"Why didn't you call me? That's why we have the car, so that we don't get wet, and that we don't have to catch smelly public transport when it's raining."
He went to the kitchen bench and gathered up the plastic bags that Justine had forgotten to pack away and that lay all over the counter. He bundled them into a ball and stuck those inside the cloth bag that hung inside one of the kitchen cupboards for that purpose.
"I'm sorry, I didn't know you were coming home early." She would have put those bags away sooner.
"It's a special day today."
"A special day?" Justine wondered what she had forgotten. Not his birthday, not their anniversary. Then sometimes he would declare "special days" when he'd done well on the share market or signed a big client at work.
"Let's go out to dinner tonight."
"Oh yes, I feel like going to Pietro's." Their pizzas were the best ever.
day. We need something more classy than that. I've booked a table at The Terminal."
"Ooh! That's certainly very classy." Was there a reason for spending that much money? She looked down. "Hmm. I better get changed then."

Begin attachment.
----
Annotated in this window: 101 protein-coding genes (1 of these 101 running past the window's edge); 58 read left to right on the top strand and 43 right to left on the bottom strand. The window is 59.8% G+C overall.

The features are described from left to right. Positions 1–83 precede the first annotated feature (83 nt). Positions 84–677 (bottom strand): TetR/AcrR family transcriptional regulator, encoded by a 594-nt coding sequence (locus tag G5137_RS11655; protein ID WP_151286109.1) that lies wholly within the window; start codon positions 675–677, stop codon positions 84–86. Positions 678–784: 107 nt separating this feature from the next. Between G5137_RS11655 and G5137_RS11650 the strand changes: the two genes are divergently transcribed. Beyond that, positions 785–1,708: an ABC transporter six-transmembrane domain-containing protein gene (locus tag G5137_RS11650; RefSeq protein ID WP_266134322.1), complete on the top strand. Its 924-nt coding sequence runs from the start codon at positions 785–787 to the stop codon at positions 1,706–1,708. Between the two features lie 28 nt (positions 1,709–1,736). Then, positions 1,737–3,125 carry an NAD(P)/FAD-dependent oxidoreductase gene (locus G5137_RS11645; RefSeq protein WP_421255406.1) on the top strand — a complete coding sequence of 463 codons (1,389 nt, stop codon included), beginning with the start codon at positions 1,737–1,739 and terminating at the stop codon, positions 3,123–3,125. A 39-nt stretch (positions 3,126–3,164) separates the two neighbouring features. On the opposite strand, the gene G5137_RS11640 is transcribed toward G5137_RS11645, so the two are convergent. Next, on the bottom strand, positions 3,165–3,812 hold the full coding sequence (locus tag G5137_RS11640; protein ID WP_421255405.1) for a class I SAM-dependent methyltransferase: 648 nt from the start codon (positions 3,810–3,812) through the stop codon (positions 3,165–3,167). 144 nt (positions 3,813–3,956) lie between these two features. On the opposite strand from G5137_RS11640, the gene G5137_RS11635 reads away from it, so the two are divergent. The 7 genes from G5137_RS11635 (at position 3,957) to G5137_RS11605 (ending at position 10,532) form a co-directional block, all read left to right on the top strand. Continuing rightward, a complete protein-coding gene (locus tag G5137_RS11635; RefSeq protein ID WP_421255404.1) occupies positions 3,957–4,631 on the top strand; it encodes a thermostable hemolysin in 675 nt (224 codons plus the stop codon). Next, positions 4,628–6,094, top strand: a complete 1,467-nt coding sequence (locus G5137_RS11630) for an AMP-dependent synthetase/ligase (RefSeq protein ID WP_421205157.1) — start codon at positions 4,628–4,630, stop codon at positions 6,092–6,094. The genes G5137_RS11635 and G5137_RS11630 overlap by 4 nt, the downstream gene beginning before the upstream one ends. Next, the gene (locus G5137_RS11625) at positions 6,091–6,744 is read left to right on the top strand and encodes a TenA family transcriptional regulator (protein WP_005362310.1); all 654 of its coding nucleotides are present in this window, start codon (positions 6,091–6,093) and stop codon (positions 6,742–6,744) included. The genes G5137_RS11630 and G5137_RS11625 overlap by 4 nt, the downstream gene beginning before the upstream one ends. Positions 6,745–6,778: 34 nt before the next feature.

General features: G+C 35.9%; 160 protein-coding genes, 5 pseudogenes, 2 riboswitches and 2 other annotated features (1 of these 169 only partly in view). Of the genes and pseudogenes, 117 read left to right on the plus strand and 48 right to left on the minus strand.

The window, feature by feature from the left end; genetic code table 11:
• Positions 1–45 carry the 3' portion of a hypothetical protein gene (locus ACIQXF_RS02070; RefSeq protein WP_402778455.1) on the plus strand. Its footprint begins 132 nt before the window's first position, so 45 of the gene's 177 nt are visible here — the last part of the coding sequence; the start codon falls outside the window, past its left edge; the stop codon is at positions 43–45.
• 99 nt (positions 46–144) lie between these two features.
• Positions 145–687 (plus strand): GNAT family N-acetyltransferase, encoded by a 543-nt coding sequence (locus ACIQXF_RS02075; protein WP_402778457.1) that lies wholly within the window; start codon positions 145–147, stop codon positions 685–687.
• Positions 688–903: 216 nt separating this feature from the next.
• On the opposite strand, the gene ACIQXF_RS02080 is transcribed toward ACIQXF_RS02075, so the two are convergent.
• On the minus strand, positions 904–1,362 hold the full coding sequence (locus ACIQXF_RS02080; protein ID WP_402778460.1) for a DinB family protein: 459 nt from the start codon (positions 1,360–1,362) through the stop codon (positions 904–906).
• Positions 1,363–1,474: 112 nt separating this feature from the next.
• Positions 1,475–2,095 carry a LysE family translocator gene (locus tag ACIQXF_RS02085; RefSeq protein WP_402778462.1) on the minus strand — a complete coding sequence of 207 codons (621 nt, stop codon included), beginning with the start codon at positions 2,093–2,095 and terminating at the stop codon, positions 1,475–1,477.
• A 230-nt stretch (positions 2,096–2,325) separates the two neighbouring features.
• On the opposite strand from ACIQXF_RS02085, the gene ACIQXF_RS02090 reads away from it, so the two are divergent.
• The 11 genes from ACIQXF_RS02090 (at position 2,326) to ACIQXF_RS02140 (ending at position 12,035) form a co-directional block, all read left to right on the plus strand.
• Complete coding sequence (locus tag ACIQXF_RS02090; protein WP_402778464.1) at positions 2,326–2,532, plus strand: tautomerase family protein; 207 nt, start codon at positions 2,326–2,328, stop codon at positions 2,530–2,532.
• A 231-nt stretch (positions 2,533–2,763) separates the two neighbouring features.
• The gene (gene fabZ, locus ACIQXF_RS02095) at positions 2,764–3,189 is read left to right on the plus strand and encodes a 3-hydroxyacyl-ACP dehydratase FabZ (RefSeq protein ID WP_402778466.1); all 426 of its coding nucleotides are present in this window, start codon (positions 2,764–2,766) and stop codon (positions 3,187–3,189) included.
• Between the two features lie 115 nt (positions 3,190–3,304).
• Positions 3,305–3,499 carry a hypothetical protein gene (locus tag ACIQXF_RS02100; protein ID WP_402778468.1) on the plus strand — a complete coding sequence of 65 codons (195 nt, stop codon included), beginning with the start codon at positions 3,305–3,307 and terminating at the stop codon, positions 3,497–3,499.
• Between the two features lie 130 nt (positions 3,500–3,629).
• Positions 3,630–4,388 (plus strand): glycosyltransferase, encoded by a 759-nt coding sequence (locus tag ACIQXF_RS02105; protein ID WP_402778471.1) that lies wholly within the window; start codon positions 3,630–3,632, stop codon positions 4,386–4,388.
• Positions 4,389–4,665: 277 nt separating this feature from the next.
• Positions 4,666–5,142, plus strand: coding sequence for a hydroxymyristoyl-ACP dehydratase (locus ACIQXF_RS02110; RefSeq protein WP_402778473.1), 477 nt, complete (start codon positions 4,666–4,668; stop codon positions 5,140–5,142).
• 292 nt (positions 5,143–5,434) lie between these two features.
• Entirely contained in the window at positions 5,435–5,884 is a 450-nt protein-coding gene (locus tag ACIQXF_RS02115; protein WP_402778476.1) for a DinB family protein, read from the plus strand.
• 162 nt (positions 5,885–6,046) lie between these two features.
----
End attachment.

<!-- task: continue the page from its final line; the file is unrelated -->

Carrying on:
"Yes. I'd like to see you in something nice."
Justine went to the bedroom and opened the door to the wardrobe. For a while, she stood staring into the mass of office clothes and gym clothes and casual party clothes. A few of her dresses were a bit more formal. She'd wear the red one—no, it had tight sleeves that would be too hot if the muggy weather decided to stick around, and it being late November, that was likely. Maybe the blue one. She pulled it out and held it in front of her. She liked the blue dress. It suited the sleek darkness of her hair. But she'd worn it the last time when they went to The Terminal. The people who worked and came there were all hung up about fashion. They would think she had no other clothes.
She hung it back in the wardrobe. She pushed aside a few business suits and found a grey velvet dress that was definitely a winter number and would have her looking like a beet before she'd even finished the entrée. There was also a yellow backless dress that was great for parties but too risqué for a classy restaurant. It wasn't comfortable to wear either, because with the strapless back, she felt that some vital part that held the dress in place was missing and she felt compelled to check it all the time for boob emergencies. That wasn't going to be suitable for a restaurant.